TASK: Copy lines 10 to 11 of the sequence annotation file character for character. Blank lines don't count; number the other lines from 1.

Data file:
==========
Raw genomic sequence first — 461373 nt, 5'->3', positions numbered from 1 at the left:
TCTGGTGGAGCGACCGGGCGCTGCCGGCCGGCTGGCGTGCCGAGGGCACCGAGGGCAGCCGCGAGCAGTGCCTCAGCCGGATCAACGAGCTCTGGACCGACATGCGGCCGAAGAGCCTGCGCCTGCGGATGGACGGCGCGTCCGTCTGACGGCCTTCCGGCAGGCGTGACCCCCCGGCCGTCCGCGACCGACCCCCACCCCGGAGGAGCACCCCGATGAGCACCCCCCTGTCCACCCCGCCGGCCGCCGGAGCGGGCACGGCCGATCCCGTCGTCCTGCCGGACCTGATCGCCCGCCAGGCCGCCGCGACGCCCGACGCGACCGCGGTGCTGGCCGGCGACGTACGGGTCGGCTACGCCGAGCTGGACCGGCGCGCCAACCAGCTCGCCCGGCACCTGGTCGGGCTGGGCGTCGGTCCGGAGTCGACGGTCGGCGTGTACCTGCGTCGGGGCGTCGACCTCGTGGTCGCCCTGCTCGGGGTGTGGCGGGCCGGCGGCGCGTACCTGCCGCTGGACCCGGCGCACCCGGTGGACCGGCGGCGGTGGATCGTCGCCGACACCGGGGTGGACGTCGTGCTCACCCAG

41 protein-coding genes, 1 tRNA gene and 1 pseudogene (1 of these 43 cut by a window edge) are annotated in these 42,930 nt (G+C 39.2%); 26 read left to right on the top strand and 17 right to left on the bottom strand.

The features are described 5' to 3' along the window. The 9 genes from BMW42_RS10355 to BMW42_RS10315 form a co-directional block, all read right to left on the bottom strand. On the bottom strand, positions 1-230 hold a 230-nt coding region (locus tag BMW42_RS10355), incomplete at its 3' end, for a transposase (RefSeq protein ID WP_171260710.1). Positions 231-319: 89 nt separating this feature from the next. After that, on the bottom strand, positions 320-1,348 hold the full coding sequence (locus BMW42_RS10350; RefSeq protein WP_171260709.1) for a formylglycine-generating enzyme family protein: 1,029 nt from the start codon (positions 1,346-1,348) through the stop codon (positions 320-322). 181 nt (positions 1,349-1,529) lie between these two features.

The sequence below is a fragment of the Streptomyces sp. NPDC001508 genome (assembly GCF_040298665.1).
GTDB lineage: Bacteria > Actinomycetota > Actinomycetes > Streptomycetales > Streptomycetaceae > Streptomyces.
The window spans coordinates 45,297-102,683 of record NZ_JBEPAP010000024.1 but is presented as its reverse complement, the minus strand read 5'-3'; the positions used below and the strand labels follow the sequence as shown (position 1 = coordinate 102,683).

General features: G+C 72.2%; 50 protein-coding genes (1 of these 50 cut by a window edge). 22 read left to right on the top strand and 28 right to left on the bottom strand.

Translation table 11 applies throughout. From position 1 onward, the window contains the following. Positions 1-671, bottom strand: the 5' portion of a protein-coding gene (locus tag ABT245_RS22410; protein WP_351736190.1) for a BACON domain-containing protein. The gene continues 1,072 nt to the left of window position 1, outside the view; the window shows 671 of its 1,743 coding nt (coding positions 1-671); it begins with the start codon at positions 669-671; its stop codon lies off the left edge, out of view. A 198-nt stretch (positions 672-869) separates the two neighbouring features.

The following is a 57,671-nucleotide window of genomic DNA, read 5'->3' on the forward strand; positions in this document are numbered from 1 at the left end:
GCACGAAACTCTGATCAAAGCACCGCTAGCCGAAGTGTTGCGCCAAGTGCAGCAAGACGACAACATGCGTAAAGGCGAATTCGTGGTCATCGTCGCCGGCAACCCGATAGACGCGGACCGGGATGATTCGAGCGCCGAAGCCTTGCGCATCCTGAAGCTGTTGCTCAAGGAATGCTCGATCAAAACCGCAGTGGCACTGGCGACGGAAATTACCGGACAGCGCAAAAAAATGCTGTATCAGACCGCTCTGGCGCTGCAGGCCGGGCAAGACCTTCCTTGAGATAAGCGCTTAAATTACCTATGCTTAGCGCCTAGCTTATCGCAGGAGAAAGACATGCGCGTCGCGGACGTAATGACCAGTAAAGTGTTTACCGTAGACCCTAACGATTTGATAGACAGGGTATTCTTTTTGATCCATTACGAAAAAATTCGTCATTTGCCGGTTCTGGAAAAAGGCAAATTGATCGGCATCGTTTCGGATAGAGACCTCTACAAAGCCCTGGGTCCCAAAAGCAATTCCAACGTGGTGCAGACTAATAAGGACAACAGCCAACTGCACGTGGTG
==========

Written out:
The following is a 57,671-nucleotide window of genomic DNA, read 5'->3' on the forward strand; positions in this document are numbered from 1 at the left end:
GCACGAAACTCTGATCAAAGCACCGCTAGCCGAAGTGTTGCGCCAAGTGCAGCAAGACGACAACATGCGTAAAGGCGAATTCGTGGTCATCGTCGCCGGCAACCCGATAGACGCGGACCGGGATGATTCGAGCGCCGAAGCCTTGCGCATCCTGAAGCTGTTGCTCAAGGAATGCTCGATCAAAACCGCAGTGGCACTGGCGACGGAAATTACCGGACAGCGCAAAAAAATGCTGTATCAGACCGCTCTGGCGCTGCAGGCCGGGCAAGACCTTCCTTGAGATAAGCGCTTAAATTACCTATGCTTAGCGCCTAGCTTATCGCAGGAGAAAGACATGCGCGTCGCGGACGTAATGACCAGTAAAGTGTTTACCGTAGACCCTAACGATTTGATAGACAGGGTATTCTTTTTGATCCATTACGAAAAAATTCGTCATTTGCCGGTTCTGGAAAAAGGCAAATTGATCGGCATCGTTTCGGATAGAGACCTCTACAAAGCCCTGGGTCCCAAAAGCAATTCCAACGTGGTGCAGACTAATAAGGACAACAGCCAACTGCACGTGGTG